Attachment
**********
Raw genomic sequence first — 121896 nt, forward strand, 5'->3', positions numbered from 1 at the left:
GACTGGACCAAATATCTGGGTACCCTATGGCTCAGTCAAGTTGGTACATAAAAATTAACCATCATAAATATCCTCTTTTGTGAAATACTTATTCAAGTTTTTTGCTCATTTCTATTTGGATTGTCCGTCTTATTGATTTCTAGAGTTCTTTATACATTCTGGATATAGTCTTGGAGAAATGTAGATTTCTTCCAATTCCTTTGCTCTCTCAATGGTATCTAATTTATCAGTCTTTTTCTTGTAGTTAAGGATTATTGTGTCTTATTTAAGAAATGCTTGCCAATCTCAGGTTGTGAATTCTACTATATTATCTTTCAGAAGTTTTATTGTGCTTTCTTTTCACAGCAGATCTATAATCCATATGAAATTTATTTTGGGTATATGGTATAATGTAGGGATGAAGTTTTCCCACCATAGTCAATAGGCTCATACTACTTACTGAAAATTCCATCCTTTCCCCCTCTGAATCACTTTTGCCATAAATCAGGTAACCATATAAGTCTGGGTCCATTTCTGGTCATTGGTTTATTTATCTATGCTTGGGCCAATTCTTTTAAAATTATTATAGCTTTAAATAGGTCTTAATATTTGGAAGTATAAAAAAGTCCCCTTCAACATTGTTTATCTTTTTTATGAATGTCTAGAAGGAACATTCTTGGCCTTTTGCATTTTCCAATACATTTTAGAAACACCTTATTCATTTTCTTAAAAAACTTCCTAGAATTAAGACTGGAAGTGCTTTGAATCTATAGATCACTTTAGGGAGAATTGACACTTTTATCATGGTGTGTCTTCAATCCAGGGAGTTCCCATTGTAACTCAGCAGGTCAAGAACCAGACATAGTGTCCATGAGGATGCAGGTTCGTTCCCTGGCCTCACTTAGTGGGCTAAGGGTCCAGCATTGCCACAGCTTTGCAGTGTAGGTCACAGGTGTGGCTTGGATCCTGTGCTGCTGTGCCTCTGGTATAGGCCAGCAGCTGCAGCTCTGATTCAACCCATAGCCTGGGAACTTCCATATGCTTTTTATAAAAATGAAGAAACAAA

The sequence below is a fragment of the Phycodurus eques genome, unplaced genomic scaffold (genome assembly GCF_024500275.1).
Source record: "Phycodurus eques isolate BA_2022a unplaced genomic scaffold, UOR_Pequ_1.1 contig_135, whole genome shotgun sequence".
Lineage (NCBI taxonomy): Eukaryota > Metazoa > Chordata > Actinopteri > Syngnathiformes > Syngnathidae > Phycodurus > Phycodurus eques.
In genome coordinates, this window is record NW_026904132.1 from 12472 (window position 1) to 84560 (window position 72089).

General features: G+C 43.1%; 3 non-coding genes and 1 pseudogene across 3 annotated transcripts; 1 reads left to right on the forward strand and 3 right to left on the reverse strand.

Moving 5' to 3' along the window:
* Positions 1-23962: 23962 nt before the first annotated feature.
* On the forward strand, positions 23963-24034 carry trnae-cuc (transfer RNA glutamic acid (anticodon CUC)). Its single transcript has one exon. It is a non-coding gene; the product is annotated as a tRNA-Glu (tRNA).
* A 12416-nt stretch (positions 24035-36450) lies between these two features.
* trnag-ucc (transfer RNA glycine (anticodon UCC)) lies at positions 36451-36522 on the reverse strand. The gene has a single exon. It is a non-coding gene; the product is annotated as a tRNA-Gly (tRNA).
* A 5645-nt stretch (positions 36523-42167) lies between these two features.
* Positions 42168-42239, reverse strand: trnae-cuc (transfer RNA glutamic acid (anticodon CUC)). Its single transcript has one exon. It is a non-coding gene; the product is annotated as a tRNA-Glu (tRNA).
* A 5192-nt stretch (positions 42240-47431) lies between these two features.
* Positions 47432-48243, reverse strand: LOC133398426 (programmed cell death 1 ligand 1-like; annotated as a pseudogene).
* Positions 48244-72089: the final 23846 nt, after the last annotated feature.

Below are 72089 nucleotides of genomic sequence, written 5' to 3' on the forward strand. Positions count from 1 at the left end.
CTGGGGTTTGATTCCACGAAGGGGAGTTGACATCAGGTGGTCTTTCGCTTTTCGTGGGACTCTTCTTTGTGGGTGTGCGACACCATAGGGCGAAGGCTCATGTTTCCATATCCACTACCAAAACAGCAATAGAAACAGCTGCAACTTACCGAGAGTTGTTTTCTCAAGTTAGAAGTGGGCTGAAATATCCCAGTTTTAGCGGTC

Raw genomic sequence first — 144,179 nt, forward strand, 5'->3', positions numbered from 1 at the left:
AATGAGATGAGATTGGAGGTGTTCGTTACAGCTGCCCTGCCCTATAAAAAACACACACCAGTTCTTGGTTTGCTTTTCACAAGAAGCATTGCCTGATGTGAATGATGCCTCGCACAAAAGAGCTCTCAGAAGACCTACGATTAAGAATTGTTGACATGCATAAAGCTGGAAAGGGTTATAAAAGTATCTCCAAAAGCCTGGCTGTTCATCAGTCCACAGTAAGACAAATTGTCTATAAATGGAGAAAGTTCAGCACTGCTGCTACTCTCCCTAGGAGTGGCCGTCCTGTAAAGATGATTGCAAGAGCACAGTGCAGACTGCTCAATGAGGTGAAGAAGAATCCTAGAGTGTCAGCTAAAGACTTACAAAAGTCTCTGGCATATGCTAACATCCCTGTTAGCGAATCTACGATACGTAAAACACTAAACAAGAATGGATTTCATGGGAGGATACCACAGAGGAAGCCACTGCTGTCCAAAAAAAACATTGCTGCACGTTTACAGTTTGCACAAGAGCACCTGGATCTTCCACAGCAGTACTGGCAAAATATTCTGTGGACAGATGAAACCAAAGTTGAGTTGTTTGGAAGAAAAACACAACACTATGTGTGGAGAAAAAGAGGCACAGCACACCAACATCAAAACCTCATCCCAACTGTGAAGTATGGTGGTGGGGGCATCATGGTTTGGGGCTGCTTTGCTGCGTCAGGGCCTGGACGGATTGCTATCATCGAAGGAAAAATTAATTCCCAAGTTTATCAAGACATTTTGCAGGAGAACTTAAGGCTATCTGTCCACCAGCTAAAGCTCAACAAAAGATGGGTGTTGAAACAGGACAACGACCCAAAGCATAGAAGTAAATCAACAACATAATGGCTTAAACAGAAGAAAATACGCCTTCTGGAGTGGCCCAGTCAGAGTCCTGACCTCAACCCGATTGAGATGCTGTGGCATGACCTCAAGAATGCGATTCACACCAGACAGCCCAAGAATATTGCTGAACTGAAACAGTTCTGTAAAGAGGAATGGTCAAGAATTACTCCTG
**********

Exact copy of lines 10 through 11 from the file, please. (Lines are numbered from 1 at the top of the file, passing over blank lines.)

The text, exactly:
* On the forward strand, positions 23963-24034 carry trnae-cuc (transfer RNA glutamic acid (anticodon CUC)). Its single transcript has one exon. It is a non-coding gene; the product is annotated as a tRNA-Glu (tRNA).
* A 12416-nt stretch (positions 24035-36450) lies between these two features.